Generally no. The biggest challenge for me was to adapt in the office. I came with a lot of energy at the beginning and wanted to start working on things right away, but in the process you come to see that things need time to be planned and delivered, so I had to learn how to be patient. Also what was difficult for me was to see that here at 9-10 o’clock there are not so many people in the streets, in Madrid it’s just the same as it’s a very vibrant city. People are also more open. Here I happened to observe two types of people – cold and suspicious and more welcoming ones. I am a very welcoming person but for me is not easy to bond in the workshops I am attending for example because people prefer to speak in Bulgarian and I don’t really speak the language. But I like Sofia as the atmosphere is more free – the bus driver can stop suddenly and grab a coffee, I have seen this and I really like it.

You have immersed yourself in different initiatives apart from your activities at CVS, can you tell us more about them?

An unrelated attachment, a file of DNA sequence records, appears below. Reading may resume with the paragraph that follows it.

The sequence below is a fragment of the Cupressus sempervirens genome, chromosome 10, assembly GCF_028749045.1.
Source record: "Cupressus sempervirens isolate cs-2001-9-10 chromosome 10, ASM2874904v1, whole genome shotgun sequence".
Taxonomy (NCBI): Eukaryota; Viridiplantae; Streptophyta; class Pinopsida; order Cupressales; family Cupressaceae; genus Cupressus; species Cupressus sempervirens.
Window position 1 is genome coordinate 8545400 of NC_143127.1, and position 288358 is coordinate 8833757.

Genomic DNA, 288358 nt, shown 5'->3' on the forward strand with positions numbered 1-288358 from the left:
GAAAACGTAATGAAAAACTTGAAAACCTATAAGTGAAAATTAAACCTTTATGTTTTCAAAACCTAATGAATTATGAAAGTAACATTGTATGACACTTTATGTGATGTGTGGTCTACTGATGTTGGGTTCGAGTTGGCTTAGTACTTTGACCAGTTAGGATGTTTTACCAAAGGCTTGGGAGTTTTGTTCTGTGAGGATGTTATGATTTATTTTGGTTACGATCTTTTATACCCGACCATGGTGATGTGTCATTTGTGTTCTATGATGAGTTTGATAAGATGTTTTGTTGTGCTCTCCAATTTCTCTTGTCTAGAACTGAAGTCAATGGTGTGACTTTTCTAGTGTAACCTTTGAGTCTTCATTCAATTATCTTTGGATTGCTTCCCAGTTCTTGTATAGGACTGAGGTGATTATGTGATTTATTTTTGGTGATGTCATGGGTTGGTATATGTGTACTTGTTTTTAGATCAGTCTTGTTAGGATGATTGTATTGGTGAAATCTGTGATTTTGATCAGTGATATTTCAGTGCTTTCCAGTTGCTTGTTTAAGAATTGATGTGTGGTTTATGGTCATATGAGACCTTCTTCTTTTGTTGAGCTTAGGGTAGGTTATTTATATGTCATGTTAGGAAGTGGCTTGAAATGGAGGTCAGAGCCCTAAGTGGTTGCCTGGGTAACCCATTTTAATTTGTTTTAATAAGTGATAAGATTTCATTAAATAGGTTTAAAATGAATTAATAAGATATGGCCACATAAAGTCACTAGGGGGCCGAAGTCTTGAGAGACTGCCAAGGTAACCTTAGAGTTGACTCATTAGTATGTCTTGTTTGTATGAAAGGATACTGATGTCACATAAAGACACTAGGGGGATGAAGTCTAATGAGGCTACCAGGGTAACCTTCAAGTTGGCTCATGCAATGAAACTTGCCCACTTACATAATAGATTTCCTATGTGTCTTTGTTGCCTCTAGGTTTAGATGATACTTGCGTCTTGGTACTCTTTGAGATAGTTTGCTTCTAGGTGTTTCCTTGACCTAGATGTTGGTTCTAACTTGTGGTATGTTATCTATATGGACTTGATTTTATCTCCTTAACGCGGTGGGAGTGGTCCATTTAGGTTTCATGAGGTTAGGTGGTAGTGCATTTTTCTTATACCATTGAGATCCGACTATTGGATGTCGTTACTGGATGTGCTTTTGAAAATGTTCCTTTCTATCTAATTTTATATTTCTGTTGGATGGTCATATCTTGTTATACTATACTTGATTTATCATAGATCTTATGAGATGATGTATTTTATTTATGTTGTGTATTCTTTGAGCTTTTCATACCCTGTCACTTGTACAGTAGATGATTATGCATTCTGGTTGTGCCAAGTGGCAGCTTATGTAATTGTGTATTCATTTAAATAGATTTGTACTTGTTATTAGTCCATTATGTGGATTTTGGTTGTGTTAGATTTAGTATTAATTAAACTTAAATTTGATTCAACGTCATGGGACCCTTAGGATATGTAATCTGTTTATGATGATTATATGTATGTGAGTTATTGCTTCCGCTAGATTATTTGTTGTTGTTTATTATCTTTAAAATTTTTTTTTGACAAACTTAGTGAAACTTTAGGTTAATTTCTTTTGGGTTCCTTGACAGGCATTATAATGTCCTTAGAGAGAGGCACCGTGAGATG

Yes, in the beginning I wanted to support the project of Caritas in Busmantsi. I joined the organization team behind the Feminist march for 8th of March, I am part of an informal group raising the awareness of the refugee situation in the border. A cause that I also want to support more is Fridays for Future.

What about your free time, how do you spend it?

I am a really sociable person. I like to be with people. I hang out with the girls, attend cultural events, bars, I travel, dance – I am going to salsa classes, I cook a lot and I am active in different initiatives regarding gender and equality.

Do you have any plans what you would like to do after finishing your project?

I don’t want to think so much about it.  I want to continue traveling and working in different countries. I’d like to find a project in South America and to explore this part of the world, as well India at some point. I want to combine discovering and traveling with something more organized. But I don’t want a commitment for 1 year.